Message dispatching in C++ (Part 0 – Problem)

So you want to send a serialized class trough a socket? That’s not so hard, just use boost::serialization or even roll your own.

My question is: what do you do on the other end?

Let’s say you have some messages that you serialize somehow and send them trough a socket. On the other end you get some sort of buffer full of chars, how do you know what’s what, and which bytes correspond to which class?

Would you do this?

To send one of these things trough the socket you would have to write something like this:

So far so good, the only thing that’s bothering me is the enum, but maybe that’s just me.

Still with me? Great! Let’s look at the receiving side:

Hmm, that’s actually pretty horrible. And no matter what you do, no matter how many classes and design patterns you bury it under, some of it ugliness will still show trough in the end (I’m looking at you enum!).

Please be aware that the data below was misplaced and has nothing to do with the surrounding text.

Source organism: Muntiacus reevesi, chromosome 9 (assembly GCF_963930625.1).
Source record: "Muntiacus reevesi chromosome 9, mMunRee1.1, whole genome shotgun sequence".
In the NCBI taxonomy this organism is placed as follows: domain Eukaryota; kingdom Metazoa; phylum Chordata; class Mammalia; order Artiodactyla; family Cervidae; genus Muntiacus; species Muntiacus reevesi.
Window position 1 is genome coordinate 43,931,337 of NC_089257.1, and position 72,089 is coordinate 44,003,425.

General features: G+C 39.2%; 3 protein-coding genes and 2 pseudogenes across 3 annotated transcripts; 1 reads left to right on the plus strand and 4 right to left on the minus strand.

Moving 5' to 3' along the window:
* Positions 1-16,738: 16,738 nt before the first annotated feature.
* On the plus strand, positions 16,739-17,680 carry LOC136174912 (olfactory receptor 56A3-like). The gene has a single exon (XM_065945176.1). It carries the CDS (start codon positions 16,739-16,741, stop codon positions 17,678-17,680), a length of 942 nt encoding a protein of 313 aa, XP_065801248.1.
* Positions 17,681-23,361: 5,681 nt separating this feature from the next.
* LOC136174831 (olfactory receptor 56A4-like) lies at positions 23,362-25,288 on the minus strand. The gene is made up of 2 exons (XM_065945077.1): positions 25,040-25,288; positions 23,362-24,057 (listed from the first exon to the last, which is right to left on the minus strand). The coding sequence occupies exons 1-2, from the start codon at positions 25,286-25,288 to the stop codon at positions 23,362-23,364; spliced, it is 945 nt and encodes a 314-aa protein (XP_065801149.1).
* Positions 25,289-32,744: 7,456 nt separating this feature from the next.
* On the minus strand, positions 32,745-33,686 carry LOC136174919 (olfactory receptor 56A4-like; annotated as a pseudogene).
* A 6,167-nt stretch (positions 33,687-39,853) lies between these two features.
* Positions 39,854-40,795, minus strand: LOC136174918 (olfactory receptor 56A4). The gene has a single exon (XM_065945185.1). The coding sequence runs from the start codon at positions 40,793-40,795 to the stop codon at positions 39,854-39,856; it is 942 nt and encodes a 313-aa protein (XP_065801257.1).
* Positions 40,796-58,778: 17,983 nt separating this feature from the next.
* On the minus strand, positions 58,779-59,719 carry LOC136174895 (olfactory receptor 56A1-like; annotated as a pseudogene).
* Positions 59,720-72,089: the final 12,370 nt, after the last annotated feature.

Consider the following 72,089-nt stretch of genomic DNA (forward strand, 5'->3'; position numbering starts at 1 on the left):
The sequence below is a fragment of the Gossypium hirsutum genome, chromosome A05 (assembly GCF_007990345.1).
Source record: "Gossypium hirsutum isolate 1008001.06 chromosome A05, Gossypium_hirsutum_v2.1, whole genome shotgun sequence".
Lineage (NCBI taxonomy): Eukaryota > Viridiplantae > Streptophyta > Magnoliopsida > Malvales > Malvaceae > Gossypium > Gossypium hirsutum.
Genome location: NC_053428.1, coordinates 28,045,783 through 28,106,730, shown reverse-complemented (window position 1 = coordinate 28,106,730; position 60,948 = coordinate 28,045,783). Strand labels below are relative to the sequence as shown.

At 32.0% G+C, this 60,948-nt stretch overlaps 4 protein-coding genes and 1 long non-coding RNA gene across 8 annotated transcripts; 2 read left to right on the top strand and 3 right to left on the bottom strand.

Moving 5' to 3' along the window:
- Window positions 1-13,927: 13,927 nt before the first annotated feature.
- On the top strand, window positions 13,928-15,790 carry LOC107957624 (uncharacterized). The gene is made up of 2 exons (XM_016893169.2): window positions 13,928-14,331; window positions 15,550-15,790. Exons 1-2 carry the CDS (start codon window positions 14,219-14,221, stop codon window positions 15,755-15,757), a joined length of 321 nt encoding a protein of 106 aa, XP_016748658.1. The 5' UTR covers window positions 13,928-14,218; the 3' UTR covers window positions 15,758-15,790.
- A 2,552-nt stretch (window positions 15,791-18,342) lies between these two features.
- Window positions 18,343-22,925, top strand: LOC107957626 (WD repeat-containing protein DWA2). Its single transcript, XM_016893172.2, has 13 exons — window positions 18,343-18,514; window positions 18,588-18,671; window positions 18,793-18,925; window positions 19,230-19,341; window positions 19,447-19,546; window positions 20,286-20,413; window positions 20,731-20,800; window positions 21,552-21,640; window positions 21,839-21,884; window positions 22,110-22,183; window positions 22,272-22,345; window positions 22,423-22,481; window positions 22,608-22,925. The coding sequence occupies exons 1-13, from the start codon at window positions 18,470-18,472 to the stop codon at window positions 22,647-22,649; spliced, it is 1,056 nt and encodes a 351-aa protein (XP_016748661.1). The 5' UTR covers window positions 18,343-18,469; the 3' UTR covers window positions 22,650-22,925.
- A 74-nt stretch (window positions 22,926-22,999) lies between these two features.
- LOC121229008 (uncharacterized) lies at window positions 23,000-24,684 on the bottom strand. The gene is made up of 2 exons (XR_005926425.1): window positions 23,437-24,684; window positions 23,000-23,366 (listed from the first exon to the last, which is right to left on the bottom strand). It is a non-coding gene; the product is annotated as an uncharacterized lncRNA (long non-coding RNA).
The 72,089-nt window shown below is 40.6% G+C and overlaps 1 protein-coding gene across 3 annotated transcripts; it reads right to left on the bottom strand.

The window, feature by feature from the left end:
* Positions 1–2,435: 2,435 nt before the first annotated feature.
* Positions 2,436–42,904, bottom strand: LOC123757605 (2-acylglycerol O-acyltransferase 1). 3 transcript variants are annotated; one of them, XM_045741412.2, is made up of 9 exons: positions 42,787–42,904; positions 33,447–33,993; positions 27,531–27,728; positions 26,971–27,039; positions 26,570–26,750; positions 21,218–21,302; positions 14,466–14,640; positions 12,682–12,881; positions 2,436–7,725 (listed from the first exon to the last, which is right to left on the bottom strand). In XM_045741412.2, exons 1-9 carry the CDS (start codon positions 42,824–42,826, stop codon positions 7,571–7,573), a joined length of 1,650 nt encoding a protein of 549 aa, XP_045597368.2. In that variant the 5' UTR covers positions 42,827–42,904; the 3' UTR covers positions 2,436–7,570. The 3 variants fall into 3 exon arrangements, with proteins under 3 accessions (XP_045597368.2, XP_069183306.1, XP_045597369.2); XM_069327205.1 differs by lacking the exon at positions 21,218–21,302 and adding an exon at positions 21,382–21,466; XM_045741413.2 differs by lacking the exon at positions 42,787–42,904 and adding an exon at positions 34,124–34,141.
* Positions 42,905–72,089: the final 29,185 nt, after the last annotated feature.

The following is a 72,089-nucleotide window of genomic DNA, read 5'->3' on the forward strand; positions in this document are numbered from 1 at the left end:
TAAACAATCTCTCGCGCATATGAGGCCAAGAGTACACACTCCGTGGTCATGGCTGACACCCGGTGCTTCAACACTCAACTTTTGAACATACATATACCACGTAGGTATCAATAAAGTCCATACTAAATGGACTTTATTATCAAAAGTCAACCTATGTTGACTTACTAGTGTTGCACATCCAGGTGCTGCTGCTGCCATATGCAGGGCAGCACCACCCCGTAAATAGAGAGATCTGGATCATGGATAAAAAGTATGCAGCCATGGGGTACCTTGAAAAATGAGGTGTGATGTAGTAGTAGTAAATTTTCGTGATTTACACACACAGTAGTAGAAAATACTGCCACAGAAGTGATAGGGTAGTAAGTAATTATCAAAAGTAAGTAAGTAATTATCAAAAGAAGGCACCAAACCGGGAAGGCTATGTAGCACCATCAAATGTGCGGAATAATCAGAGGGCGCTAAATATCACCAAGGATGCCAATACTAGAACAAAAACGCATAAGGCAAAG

What can we do to make this a little cleaner? The first thing we should do is get rid of that ugly enum. We can do that either by using RTTI or a type list.

I don’t like to depend on RTTI so I’ll go with the type list (a type list is a compile-time generic list of types).

For now, that’s it, but stay tuned, we’ll start to build a type list in the next part.